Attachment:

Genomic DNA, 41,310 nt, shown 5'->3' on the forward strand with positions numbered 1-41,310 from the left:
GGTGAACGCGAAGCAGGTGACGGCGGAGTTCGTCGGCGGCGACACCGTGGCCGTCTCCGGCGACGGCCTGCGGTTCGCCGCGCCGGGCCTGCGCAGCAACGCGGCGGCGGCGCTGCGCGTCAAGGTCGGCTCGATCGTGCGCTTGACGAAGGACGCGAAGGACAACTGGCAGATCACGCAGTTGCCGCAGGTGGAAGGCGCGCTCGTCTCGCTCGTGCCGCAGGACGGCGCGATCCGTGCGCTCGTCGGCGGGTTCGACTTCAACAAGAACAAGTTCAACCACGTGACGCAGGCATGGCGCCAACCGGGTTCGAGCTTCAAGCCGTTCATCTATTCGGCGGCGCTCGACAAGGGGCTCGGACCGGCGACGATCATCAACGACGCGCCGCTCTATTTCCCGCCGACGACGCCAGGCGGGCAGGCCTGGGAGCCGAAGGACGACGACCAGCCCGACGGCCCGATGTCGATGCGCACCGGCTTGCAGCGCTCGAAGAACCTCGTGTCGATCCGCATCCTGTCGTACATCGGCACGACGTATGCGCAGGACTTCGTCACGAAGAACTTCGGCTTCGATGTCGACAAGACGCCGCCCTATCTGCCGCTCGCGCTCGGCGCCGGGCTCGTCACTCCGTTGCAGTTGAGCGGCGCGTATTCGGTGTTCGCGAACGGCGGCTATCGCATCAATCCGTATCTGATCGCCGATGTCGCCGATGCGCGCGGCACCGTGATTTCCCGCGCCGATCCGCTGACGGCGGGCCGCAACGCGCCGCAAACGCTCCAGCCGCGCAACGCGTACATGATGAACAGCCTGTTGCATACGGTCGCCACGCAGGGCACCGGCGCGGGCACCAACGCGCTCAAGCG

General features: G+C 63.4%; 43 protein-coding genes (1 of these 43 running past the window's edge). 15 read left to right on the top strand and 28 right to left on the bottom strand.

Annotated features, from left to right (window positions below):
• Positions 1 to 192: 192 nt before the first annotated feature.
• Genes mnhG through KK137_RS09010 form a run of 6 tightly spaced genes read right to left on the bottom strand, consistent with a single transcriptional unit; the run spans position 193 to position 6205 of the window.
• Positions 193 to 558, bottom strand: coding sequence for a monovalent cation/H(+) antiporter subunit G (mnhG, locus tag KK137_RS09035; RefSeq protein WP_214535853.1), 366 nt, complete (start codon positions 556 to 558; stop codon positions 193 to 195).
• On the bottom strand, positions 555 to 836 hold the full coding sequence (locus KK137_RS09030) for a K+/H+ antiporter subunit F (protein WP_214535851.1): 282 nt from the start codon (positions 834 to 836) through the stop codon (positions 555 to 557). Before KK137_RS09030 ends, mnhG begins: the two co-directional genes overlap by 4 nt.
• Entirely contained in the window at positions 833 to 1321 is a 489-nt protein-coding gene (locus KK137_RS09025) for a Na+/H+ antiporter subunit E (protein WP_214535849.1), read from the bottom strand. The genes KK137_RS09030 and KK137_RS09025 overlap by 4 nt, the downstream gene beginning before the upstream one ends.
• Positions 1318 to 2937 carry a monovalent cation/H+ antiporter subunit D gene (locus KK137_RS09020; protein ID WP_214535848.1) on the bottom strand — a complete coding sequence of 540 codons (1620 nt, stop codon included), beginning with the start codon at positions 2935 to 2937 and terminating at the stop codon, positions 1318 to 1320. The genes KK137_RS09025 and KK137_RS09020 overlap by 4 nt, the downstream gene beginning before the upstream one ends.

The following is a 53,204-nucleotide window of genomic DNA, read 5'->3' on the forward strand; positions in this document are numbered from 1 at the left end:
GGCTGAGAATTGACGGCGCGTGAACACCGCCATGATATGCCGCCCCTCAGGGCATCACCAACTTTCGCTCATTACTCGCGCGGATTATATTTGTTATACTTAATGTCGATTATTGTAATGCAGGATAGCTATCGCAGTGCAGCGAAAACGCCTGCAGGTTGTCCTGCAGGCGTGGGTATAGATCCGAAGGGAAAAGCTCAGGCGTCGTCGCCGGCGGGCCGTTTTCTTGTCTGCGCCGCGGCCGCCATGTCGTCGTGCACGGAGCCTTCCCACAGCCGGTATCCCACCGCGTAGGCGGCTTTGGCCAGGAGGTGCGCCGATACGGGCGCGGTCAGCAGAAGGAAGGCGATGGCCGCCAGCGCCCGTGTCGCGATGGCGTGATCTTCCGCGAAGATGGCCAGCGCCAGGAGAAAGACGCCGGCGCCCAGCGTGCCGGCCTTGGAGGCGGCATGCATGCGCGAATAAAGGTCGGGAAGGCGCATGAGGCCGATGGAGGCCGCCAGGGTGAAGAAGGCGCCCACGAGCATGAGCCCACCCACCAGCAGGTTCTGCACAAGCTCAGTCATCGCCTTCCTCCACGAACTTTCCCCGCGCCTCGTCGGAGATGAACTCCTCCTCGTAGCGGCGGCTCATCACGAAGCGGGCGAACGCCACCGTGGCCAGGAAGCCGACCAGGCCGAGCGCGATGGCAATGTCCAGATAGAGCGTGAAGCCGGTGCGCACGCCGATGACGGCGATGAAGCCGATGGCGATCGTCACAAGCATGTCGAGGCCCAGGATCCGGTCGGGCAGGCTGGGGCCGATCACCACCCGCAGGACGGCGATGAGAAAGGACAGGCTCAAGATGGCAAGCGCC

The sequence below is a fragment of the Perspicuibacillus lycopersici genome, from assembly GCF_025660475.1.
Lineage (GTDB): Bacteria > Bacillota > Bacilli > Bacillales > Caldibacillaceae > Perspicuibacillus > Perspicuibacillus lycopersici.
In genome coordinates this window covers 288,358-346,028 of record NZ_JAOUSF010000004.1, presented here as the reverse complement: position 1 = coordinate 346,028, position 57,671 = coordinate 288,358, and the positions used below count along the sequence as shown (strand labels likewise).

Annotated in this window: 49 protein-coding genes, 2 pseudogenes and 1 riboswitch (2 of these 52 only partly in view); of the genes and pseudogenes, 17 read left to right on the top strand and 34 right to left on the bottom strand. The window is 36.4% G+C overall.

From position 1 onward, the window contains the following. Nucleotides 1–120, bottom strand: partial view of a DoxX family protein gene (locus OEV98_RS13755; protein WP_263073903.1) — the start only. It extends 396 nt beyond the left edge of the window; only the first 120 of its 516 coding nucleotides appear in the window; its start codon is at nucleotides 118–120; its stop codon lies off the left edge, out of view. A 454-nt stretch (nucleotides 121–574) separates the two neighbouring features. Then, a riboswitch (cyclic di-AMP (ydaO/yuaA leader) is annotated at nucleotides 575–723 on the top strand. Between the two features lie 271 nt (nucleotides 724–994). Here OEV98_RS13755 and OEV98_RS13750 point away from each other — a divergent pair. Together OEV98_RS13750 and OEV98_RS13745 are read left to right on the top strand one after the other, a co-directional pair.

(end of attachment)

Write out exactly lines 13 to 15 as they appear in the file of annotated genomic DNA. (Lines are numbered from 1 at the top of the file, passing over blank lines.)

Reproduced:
The sequence below is a fragment of the Perspicuibacillus lycopersici genome, from assembly GCF_025660475.1.
Lineage (GTDB): Bacteria > Bacillota > Bacilli > Bacillales > Caldibacillaceae > Perspicuibacillus > Perspicuibacillus lycopersici.
In genome coordinates this window covers 288,358-346,028 of record NZ_JAOUSF010000004.1, presented here as the reverse complement: position 1 = coordinate 346,028, position 57,671 = coordinate 288,358, and the positions used below count along the sequence as shown (strand labels likewise).